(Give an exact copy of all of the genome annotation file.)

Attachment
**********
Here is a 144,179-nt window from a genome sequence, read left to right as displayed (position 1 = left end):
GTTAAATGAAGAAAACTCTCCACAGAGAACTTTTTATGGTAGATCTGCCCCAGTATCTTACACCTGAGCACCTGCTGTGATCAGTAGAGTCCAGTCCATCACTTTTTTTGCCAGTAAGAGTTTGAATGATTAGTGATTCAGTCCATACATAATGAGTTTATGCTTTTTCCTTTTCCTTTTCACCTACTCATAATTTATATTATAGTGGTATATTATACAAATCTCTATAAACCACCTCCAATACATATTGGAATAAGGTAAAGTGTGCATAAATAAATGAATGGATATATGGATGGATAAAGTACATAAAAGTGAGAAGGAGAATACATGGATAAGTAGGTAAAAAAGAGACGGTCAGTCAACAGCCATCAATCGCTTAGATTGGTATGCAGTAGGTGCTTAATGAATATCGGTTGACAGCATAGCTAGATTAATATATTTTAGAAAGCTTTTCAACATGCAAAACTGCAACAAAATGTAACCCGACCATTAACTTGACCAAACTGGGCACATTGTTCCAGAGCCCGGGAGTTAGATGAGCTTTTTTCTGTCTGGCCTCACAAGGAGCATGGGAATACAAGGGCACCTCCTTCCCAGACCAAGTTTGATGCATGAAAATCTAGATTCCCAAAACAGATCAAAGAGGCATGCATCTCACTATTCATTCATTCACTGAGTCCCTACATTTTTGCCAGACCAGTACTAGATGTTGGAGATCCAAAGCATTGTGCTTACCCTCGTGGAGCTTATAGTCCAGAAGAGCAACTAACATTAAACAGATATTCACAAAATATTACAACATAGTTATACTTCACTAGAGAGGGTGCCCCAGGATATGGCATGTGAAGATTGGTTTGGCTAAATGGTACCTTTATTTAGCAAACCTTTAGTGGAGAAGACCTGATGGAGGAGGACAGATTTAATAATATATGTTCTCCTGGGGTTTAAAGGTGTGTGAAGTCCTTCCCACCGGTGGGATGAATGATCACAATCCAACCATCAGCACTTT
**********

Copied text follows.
Here is a 144,179-nt window from a genome sequence, read left to right as displayed (position 1 = left end):
GTTAAATGAAGAAAACTCTCCACAGAGAACTTTTTATGGTAGATCTGCCCCAGTATCTTACACCTGAGCACCTGCTGTGATCAGTAGAGTCCAGTCCATCACTTTTTTTGCCAGTAAGAGTTTGAATGATTAGTGATTCAGTCCATACATAATGAGTTTATGCTTTTTCCTTTTCCTTTTCACCTACTCATAATTTATATTATAGTGGTATATTATACAAATCTCTATAAACCACCTCCAATACATATTGGAATAAGGTAAAGTGTGCATAAATAAATGAATGGATATATGGATGGATAAAGTACATAAAAGTGAGAAGGAGAATACATGGATAAGTAGGTAAAAAAGAGACGGTCAGTCAACAGCCATCAATCGCTTAGATTGGTATGCAGTAGGTGCTTAATGAATATCGGTTGACAGCATAGCTAGATTAATATATTTTAGAAAGCTTTTCAACATGCAAAACTGCAACAAAATGTAACCCGACCATTAACTTGACCAAACTGGGCACATTGTTCCAGAGCCCGGGAGTTAGATGAGCTTTTTTCTGTCTGGCCTCACAAGGAGCATGGGAATACAAGGGCACCTCCTTCCCAGACCAAGTTTGATGCATGAAAATCTAGATTCCCAAAACAGATCAAAGAGGCATGCATCTCACTATTCATTCATTCACTGAGTCCCTACATTTTTGCCAGACCAGTACTAGATGTTGGAGATCCAAAGCATTGTGCTTACCCTCGTGGAGCTTATAGTCCAGAAGAGCAACTAACATTAAACAGATATTCACAAAATATTACAACATAGTTATACTTCACTAGAGAGGGTGCCCCAGGATATGGCATGTGAAGATTGGTTTGGCTAAATGGTACCTTTATTTAGCAAACCTTTAGTGGAGAAGACCTGATGGAGGAGGACAGATTTAATAATATATGTTCTCCTGGGGTTTAAAGGTGTGTGAAGTCCTTCCCACCGGTGGGATGAATGATCACAATCCAACCATCAGCACTTT